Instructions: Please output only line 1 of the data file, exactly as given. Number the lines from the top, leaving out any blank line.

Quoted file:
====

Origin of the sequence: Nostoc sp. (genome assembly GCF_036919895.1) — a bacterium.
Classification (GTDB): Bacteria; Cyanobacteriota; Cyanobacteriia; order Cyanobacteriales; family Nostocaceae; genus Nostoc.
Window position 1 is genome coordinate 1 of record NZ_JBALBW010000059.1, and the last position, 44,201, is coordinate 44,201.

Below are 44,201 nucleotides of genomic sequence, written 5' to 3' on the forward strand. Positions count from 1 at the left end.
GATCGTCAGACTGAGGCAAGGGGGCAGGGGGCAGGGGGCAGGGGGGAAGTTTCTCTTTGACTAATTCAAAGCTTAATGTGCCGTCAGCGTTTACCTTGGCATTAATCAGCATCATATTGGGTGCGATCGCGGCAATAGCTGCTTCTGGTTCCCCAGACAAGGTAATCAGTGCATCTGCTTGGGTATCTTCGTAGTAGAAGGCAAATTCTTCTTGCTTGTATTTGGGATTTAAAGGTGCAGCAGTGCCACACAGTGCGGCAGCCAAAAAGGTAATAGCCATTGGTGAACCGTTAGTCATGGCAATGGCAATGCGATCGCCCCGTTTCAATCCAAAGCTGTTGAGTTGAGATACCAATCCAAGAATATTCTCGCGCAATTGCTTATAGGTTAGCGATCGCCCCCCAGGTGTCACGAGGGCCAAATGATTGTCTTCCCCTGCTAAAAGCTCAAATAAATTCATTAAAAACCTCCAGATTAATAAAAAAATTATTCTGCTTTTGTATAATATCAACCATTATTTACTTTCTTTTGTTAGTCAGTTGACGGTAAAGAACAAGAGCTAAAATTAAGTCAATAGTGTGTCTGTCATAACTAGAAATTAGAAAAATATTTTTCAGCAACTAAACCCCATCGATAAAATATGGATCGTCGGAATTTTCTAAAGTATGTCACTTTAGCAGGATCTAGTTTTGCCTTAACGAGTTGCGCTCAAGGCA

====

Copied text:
Origin of the sequence: Nostoc sp. (genome assembly GCF_036919895.1) — a bacterium.